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Hospitalisations on the rise among young people due to e-cigratte poisoning
  • | VNS | July 10, 2024 02:20 PM
The number of hospitalisations due to electronic cigarette use has been increasing recently, with most cases involving young patients experiencing acute poisoning.

E-cigarette samples are designed to resemble toys and milk cartons to attract children.

In the first six months of 2024, the Poison Control Centre at Hanoi’s Bạch Mai Hospital has treated around 100 cases of e-cigarette poisoning.

On June 26, a 20-year-old man in Hanoi was rushed to Bạch Mai Hospital after falling into a coma and suffering multiple organ damage due to using e-cigarettes.

Around 4 am that day, his family heard strange noises and found him convulsing and unconscious. He was immediately taken to a nearby hospital and then transferred to the Poison Control Centre in a comatose state with respiratory failure, multiple organ damage, brain and heart injuries, severe metabolic acidosis and kidney failure.

Tests on the e-cigarette he had used revealed the presence of synthetic cannabis. The young man had a history of using e-cigarettes for many years and had previously been hospitalised for e-cigarette poisoning in 2023.

Dr Nguyễn Trung Nguyên, Director of the Poison Control Centre said: “In the first six months of 2024 alone, the centre received approximately 100 cases of e-cigarette poisoning. In contrast, in the years 2022 and 2023, the centre received nearly 130 cases of hospitalisation for the same reason. Notably, many tests on patients' e-cigarettes have returned positive results for drugs.”

A survey conducted by the Poison Control Centre on e-cigarette samples used by 120 patients revealed that 16 of these samples tested positive for drugs, accounting for 13.3 per cent. Toxicology tests on some specimens sent to the forensic institute detected drugs including ADB-Butinaca, MDMB-Butinaca, ADB-4en-PINACA, MDMB-4en-PINACA, EDMB-4en-PINACA, THC and PB-22.

According to Nguyên, hospitalisations due to the use of new tobacco products have been increasing recently. The widespread use of e-cigarettes is growing rapidly, with most cases involving young patients suffering from acute poisoning after using this type of cigarette.

Many people, especially teenagers, believe that e-cigarettes are harmless because they do not contain addictive nicotine.

“This is a misconception. E-cigarettes pose three major health risks: nicotine, artificial flavorings and drugs. Currently, the treatment costs for acute poisoning cases from drug-laced e-cigarettes range from over 10 million to hundreds of millions of đồng," Nguyên said.

"E-cigarettes, heated tobacco products and other new types of tobacco are harmful to health. They pave the way for abuse, addiction and exposure to synthetic chemicals, leading to numerous new diseases and health issues. They also complicate the problems associated with traditional tobacco and drugs. Therefore, it is crucial not to evaluate, research or experiment with these products," he warned.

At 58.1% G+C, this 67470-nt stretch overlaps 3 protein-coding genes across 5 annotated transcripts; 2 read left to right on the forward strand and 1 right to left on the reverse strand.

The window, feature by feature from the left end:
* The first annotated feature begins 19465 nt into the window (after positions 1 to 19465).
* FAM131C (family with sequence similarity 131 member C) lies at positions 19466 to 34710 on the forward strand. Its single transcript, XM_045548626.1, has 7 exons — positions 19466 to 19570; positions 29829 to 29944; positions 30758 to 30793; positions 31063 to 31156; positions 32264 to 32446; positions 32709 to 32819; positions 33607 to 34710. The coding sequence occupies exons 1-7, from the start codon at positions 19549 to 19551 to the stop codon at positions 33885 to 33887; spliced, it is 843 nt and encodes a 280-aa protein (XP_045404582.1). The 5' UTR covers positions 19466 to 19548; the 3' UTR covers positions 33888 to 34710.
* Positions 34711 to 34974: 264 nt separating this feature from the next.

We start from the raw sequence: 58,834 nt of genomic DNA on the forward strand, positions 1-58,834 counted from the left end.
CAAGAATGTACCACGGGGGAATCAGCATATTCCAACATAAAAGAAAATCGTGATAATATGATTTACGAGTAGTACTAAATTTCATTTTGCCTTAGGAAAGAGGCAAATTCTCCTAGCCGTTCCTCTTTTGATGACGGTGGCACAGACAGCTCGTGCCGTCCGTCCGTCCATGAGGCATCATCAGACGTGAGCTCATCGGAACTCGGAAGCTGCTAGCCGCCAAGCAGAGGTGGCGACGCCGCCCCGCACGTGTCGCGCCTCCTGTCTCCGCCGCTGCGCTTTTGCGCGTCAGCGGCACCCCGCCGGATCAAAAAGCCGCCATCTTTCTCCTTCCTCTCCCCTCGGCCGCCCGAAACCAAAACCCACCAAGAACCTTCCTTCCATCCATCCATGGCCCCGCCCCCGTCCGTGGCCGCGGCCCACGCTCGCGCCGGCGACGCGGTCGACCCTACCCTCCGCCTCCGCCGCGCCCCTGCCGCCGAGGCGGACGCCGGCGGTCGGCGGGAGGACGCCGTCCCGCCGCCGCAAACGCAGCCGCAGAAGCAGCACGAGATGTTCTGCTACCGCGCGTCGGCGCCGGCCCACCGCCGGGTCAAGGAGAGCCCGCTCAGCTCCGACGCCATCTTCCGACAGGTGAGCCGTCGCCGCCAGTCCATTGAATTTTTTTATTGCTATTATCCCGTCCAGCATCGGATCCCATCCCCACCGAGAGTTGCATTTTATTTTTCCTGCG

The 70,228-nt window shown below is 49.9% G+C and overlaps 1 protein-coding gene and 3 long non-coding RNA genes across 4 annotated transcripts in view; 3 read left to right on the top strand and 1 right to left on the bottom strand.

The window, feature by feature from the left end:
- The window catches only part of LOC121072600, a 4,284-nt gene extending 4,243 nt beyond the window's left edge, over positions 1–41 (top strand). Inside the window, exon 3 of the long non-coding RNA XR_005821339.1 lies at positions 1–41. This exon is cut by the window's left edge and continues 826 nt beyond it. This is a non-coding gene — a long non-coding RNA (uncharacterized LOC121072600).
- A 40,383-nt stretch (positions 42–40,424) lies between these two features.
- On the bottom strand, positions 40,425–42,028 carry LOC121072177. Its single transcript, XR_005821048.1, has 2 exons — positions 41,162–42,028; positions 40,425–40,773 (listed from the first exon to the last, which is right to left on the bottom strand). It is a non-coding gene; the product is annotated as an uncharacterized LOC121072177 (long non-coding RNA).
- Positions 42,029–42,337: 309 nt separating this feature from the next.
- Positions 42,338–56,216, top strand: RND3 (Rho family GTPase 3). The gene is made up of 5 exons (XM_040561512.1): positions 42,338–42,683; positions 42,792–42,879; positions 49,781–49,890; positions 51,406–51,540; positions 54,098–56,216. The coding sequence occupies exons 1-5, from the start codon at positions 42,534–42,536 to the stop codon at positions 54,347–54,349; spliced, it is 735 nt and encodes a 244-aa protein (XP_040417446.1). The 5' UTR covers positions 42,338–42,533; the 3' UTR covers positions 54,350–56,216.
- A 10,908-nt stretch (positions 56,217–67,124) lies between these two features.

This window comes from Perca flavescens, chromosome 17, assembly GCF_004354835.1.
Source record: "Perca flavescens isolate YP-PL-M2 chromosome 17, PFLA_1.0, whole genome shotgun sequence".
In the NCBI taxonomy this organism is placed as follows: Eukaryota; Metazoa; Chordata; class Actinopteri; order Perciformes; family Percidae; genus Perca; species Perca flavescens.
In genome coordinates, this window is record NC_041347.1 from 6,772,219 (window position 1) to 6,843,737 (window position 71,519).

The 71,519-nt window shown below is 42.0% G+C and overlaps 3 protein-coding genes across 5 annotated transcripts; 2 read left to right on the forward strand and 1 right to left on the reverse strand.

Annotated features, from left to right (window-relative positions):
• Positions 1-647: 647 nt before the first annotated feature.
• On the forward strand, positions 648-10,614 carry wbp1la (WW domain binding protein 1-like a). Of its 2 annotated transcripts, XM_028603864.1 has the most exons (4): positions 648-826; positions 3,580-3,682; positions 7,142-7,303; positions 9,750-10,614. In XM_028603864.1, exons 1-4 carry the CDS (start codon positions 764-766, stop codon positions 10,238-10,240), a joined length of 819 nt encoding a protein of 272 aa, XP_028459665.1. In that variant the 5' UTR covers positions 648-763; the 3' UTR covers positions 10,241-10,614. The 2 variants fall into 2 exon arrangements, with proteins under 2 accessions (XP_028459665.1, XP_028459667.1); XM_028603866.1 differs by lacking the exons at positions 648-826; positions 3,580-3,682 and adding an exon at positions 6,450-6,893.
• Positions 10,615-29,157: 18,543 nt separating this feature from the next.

Easily purchased online

Nguyễn Thị An, Director of HealthBridge Canada in Vietnam, said that e-cigarette products could now be easily purchased through social media platforms like Facebook and e-commerce sites.

She said that with colleagues they had tried ordering e-cigarettes themselves and when the package arrived, it was labelled as 'anti-acne cosmetics' as a way for children to easily deceive their parents and teachers and purchase and use e-cigarettes.

"In our research, when we asked why students used e-cigarette products, 60 per cent said they started because their friends shared them. With a product costing only around VNĐ10,000, students can easily share and use it in class as it is very affordable. They can even buy these new-generation tobacco products by skipping just one breakfast," she said.

An also noted that these products were incredibly easy to purchase, convenient and accessible at any time, even being sold as toys at drink stalls right outside school gates.

"That’s why we always emphasise that if new tobacco products are only banned for children under 18, it is a failure. Products labelled as 'milk' are clearly targeting children. Moreover, e-cigarettes with appealing flavours are obviously aimed at children."

From an economic perspective, An pointed out that allowing new tobacco products would not provide any economic benefit and, in the long run, negatively impact the health of future generations.

A survey showed that in 2019, the rate of new tobacco product use among 13- to 17-year-olds was 2.6 per cent. This rate increased to 3.5 per cent in 2022 and 7 per cent in 2023. Specifically, among 13- to 15-year-olds, the 2023 survey indicated a usage rate of up to 8 per cent.

According to reports from nearly 700 healthcare facilities, in 2023 alone, there were over 1,200 hospitalisations due to the use of e-cigarettes and heated tobacco products. The primary symptoms upon admission were allergies, poisoning and acute lung damage.

Experts have proposed an urgent ban on the import, production, distribution and sale of e-cigarettes and heated tobacco products, as well as banning advertising and promotion of these products in Vietnam.

In the long term, regulations from the resolution should be incorporated into the revised Law on Prevention and Control of Tobacco Harm, they said.

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